William Shepherd Diaries
Scope and Contents
Three of the four items in this group are pocket diaries of the daily calendar type, kept by Shepherd for the years 1854, 1855, and 1859. Shepherd maintained his diaries faithfully; taken together, the three volumes bear entries for all but 23 days. Individual entries typically run from 25 to 40 words, though many are shorter and a few longer. Many of the entries treat the immediate events of Shepherd's life: his health, work, and occasional trips to Boston; news of his children and other acquaintances; memorable local events; the weather and other aspects of nature. There are also a good many observations on state and national politics, informed as a rule by Shepherd's own sympathies (he aligned himself with the Know Nothings and later with the Republicans, and was an ardent Abolitionist). Much of this commentary is supplemented by clippings pasted or inserted into the volumes. Finally, the diaries contain a good deal that is essentially introspective; most of this content is of a religious nature, bearing on themes of sin, salvation, and death. The diaries were also used for accounts and other personal financial data. The fourth volume in the group (1851-56) seems to be a kind of mourning notebook, with entries and clippings on the deaths of local and national figures (including Henry Clay and Daniel Webster).
- Creation: 1851-1862
- Shepherd, William, b. 1794 (Person)
Conditions Governing Access
There are no access restrictions on this collection.
Conditions Governing Use
Copyright status for collection materials is unknown. Transmission or reproduction of materials protected by U.S. Copyright Law (Title 17, U.S.C.) beyond that allowed by fair use requires the written permission of the copyright owners. Works not in the public domain cannot be commercially exploited without permission of the copyright owners. Responsibility for any use rests exclusively with the user.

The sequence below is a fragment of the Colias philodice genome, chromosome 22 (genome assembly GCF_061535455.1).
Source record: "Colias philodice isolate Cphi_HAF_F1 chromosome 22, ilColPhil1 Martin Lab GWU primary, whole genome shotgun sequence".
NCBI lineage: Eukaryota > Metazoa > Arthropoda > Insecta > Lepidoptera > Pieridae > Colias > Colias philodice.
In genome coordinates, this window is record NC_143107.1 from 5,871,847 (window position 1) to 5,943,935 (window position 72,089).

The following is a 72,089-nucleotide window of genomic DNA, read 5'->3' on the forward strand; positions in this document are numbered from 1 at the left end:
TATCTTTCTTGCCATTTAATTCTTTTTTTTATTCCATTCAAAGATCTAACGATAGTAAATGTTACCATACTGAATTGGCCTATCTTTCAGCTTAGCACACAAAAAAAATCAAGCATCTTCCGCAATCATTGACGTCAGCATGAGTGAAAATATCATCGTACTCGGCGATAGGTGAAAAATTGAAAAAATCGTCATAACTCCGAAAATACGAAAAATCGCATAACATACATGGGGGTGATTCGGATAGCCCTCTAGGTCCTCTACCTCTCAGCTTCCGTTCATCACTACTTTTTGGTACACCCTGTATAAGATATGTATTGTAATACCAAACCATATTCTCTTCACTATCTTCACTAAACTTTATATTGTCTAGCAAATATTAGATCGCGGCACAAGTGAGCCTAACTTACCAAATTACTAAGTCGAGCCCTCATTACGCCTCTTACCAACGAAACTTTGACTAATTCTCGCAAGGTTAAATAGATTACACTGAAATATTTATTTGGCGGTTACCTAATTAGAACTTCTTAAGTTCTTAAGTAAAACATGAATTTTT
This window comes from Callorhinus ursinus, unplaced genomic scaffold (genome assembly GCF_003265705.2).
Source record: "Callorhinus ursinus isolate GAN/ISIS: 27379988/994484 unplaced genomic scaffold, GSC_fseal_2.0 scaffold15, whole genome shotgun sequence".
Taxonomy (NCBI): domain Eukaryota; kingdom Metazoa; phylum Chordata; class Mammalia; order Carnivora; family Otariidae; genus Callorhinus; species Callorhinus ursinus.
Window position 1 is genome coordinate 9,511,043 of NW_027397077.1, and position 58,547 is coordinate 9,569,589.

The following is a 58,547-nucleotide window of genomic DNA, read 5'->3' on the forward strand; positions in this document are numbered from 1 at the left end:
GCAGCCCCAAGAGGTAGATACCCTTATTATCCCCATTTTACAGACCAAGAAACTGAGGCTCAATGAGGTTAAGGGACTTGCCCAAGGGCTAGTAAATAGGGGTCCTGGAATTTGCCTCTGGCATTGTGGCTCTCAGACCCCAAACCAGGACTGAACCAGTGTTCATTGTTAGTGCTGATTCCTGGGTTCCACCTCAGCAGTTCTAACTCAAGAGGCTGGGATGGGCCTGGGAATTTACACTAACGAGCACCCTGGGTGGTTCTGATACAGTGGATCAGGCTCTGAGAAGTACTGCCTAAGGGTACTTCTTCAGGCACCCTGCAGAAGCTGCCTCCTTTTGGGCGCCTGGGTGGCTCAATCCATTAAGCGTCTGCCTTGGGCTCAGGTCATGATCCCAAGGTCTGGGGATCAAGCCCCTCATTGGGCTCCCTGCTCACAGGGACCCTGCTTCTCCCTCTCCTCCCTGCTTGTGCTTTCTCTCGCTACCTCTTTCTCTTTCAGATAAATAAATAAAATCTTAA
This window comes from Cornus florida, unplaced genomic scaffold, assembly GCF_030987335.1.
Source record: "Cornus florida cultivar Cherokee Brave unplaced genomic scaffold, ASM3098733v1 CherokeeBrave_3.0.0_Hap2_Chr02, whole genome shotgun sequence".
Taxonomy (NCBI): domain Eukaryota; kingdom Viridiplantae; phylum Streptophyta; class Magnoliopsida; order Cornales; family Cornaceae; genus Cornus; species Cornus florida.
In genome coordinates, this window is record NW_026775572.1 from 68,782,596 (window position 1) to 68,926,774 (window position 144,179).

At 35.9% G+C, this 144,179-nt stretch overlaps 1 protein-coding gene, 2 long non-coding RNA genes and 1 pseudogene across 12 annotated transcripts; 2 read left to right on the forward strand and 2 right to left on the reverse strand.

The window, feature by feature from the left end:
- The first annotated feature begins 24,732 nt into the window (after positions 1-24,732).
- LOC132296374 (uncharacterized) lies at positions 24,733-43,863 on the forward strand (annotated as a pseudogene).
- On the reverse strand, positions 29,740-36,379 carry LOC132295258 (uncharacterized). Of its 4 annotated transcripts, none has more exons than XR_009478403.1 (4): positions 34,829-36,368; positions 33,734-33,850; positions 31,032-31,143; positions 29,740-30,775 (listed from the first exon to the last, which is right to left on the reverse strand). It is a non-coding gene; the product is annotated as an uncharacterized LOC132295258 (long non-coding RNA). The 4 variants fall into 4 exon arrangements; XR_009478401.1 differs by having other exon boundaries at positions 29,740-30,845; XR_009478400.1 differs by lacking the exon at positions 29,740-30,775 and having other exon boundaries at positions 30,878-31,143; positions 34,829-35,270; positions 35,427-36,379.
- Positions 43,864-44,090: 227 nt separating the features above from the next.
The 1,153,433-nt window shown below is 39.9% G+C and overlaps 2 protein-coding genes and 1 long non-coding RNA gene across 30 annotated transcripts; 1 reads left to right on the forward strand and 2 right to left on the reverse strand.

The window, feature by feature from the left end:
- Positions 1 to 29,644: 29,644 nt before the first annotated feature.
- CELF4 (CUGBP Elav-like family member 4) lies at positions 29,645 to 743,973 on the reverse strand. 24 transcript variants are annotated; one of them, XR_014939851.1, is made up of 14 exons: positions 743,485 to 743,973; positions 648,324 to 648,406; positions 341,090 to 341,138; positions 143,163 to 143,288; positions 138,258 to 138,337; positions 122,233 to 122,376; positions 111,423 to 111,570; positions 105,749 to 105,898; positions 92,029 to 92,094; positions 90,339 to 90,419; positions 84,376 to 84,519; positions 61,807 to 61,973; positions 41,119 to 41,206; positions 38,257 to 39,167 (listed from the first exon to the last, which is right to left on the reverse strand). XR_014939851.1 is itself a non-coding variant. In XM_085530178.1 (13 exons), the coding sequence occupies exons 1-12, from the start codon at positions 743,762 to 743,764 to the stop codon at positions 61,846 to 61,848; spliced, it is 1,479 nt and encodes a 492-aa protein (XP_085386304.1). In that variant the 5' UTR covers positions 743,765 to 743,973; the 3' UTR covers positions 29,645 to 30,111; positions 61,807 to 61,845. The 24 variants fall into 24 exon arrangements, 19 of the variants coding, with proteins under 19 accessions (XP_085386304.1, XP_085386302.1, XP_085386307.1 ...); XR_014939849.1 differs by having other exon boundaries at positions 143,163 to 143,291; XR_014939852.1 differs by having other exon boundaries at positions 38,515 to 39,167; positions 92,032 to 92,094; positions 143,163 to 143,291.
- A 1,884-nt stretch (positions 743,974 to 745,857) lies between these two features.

Biographical / Historical
Little can be learned of William Shepherd beyond the evidence provided by these diaries. He was born on 14 June 1794, in Massachusetts. From 1851 he was employed at the Millville, Massachusetts textile factory of E. S. Hall & Co, a maker of fancy cassimeres. The 1860 U. S. Census identifies him as a wool sorter, living in Blackstone, Worcester County, apparently as a boarder. By the time he began these particular diaries he seems to have been a widower; grown children are mentioned. The prose preserved in the diaries shows him to have been a literate, politically engaged man, whose view of the world was profoundly colored by his Episcopal faith.
Language of Materials
Three diaries with daily entries for 1854, 1855, and 1859 kept by William Shepherd, a textile factory worker from Blackstone, Worcester County, Massachusetts. A fourth volume in the group is a sort of mourning notebook kept by Shepherd in the 1850s.
Items are aranged chronologically, one per folder.
- William Shepherd Diaries
- George Rugg
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